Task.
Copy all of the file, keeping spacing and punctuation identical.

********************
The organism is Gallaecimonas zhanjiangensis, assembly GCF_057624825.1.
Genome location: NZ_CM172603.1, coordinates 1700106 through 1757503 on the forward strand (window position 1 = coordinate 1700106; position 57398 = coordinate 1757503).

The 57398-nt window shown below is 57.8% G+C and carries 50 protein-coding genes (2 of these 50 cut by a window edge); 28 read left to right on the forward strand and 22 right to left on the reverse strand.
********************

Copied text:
The organism is Gallaecimonas zhanjiangensis, assembly GCF_057624825.1.
Genome location: NZ_CM172603.1, coordinates 1700106 through 1757503 on the forward strand (window position 1 = coordinate 1700106; position 57398 = coordinate 1757503).

The 57398-nt window shown below is 57.8% G+C and carries 50 protein-coding genes (2 of these 50 cut by a window edge); 28 read left to right on the forward strand and 22 right to left on the reverse strand.